Crochet Hooks or Crochet Needle?

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To crochet you need crochet hooks, to knit you need needles.  A hook is exactly what is sounds like - basically a little stick with a hook at the end of it.  It is the hook that enables you to form the stitches that make up your crochet fabric.

2 colour crochet project

© Can Stock Photo / kritiya  | Using a Crochet Hook

Basically no matter which basic crochet stitch you are using, you form the stitch by inserting the hook through a gap either under a stitch in the previous row or between two stitches and use the hook to pull a loop of yarn through to the front of the work through that gap.  The variation in the basic stitches relates to the number of times you wrap the yarn around your hook before and after you pull that loop of yarn through.

Crochet hooks can be made of a number of different materials including bamboo, steel or plastic.  Usually the finer the hook, the more likely that it will be made out of steel.  There are three main types of hooks, normal single hooked ones (short pins with a hook at one end), double hooks where there is a hook at both ends, usually in different sizes and Tunisian hooks that are long pins with a hook at one end.

Some brands offer ergonomic style crochet hooks with the hook inserted into a handle that is shaped to find in your hand.  This style of hook is quite popular with older crocheters or anyone who might have problems with the joints in their fingers.  The function of these hooks is identical to the plainer versions, they are just easier to use.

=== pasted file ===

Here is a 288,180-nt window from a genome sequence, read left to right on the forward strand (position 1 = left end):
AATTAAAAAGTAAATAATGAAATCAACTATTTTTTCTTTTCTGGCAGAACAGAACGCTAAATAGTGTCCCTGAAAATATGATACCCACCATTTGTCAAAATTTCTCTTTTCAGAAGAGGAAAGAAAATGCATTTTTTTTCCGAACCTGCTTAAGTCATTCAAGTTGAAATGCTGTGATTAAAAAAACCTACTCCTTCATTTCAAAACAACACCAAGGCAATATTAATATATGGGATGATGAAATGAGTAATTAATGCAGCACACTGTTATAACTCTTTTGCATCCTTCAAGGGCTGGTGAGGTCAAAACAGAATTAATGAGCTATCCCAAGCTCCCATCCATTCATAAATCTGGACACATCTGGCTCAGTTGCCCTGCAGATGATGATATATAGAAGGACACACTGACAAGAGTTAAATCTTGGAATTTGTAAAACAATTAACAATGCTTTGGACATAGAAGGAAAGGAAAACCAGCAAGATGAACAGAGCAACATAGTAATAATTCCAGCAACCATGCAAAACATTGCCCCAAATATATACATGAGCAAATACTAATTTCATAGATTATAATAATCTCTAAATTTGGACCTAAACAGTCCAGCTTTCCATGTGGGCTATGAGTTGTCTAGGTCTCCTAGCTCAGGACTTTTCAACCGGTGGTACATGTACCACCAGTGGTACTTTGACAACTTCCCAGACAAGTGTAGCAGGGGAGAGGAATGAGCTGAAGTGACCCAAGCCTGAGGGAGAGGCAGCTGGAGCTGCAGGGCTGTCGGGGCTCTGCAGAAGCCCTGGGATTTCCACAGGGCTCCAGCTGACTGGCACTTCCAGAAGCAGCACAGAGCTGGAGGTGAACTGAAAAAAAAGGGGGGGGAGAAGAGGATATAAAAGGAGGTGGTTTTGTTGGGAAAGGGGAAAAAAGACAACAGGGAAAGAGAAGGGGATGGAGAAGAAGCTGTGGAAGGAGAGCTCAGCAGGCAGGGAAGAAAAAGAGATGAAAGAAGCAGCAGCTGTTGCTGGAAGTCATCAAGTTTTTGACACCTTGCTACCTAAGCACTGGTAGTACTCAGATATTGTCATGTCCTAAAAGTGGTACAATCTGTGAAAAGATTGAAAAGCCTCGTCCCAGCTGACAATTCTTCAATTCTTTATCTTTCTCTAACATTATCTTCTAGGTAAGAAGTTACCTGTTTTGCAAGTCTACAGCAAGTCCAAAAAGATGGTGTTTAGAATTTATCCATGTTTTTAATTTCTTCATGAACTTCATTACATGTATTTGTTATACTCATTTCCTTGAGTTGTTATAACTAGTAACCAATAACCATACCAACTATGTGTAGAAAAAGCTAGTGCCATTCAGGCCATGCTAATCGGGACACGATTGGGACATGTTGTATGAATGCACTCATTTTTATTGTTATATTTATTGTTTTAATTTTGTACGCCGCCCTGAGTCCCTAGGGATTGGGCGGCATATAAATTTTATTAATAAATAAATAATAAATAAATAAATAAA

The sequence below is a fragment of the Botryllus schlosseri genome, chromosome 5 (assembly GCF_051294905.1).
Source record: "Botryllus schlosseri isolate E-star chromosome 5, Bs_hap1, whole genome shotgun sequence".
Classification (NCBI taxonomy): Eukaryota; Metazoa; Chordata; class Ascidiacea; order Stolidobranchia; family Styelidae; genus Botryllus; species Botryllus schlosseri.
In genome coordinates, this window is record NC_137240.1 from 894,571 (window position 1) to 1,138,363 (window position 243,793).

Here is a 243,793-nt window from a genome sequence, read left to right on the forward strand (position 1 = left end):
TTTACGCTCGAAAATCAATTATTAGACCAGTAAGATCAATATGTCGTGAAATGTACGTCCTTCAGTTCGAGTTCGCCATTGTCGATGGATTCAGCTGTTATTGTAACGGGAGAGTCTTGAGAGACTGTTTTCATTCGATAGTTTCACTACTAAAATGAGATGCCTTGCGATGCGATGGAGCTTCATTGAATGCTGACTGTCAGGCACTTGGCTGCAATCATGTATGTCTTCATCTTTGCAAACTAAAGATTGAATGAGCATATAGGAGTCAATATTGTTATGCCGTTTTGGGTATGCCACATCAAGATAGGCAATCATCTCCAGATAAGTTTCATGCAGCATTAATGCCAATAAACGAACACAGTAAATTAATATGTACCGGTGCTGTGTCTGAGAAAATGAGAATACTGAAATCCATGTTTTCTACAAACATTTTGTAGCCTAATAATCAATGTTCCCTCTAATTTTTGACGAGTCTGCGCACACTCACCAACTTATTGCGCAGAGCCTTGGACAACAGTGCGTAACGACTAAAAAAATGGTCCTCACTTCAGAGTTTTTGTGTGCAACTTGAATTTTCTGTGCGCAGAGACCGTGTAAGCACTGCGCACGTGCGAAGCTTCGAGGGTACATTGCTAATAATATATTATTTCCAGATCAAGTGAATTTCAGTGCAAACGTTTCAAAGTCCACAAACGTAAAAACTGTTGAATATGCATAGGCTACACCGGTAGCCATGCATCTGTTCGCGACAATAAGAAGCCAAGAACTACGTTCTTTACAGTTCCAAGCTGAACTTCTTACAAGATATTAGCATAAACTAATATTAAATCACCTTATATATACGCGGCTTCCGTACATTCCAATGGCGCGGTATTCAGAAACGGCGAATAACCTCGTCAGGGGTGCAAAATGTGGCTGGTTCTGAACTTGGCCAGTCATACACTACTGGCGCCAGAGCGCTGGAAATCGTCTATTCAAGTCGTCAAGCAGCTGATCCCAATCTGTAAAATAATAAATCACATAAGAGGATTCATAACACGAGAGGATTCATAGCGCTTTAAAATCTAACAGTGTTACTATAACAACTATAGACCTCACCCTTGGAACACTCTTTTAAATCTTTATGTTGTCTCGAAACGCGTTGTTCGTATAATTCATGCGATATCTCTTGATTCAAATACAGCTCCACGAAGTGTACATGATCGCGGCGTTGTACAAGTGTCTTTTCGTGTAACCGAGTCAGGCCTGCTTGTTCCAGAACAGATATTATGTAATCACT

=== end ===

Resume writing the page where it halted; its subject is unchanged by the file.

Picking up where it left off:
© Heather |  which hook?

©   Vanessa Peterson Tunisian Afghan Aluminum Knitting Needles Set 

© Tracey Gordon Crochet Hook Set with Ergonomic Handles 

 As a knitter, I always have a Crochet Hook or Two handy...

Regardless of whether you want to learn more about crochet and become an experienced crocheter or if you just want to add embellishments or edges to your knitting, a set of hooks in a range of sizes is a handy addition to you tool kit.  The set I have comes from Birch. The set has 10 hooks ranging in size from 2.00 mm to 5.00 mm and I find that I usually have a hook in the right size for most of the projects I work on.

I also have my grandmothers set of hooks (antiques now) with smaller sizes for doing finer work.  Nana used to do a lot of work with very fine crochet cottons, she made table cloths for all of her daughters and bedroom sets for quite a few of her grandchildren or their wives over the years.

Personally I prefer knitting but have been known to crochet a table runner or two in my time.

Now that you know more about crochet hooks, you might like to check out some of these pages...

  • Crochet Stitches

    If you have never crocheted before you have quite a bit to learn! This means learning how to hold the hook while you are working, and how to form the basic crochet stitches.

  • Crochet Hook Sizes

    Crochet hook sizes range from 0.60mm right up to 25.0mm, and just to make it even more complicated there are three main measurement schemes for hook sizes.

  • Crochet and Knitting

    Crochet and knitting are two different yarn crafts, and I do tend to get a little annoyed when TV shows or movies get them mixed up.

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